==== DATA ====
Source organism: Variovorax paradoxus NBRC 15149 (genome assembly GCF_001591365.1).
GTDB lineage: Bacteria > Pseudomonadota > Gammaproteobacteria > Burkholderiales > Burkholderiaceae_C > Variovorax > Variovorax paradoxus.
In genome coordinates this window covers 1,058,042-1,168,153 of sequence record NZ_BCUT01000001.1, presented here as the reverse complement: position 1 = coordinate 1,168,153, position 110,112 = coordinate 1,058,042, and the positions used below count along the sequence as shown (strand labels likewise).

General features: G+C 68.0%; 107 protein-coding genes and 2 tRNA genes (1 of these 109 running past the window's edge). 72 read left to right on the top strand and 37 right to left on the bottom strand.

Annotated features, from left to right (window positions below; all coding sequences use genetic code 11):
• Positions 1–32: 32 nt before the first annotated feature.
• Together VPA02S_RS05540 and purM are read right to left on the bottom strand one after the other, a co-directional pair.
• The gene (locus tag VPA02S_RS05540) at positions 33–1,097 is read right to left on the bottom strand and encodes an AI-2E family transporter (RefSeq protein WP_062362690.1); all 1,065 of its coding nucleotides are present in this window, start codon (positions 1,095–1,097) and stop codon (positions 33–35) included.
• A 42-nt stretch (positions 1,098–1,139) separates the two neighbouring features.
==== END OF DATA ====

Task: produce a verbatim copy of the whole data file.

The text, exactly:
Source organism: Variovorax paradoxus NBRC 15149 (genome assembly GCF_001591365.1).
GTDB lineage: Bacteria > Pseudomonadota > Gammaproteobacteria > Burkholderiales > Burkholderiaceae_C > Variovorax > Variovorax paradoxus.
In genome coordinates this window covers 1,058,042-1,168,153 of sequence record NZ_BCUT01000001.1, presented here as the reverse complement: position 1 = coordinate 1,168,153, position 110,112 = coordinate 1,058,042, and the positions used below count along the sequence as shown (strand labels likewise).

General features: G+C 68.0%; 107 protein-coding genes and 2 tRNA genes (1 of these 109 running past the window's edge). 72 read left to right on the top strand and 37 right to left on the bottom strand.

Annotated features, from left to right (window positions below; all coding sequences use genetic code 11):
• Positions 1–32: 32 nt before the first annotated feature.
• Together VPA02S_RS05540 and purM are read right to left on the bottom strand one after the other, a co-directional pair.
• The gene (locus tag VPA02S_RS05540) at positions 33–1,097 is read right to left on the bottom strand and encodes an AI-2E family transporter (RefSeq protein WP_062362690.1); all 1,065 of its coding nucleotides are present in this window, start codon (positions 1,095–1,097) and stop codon (positions 33–35) included.
• A 42-nt stretch (positions 1,098–1,139) separates the two neighbouring features.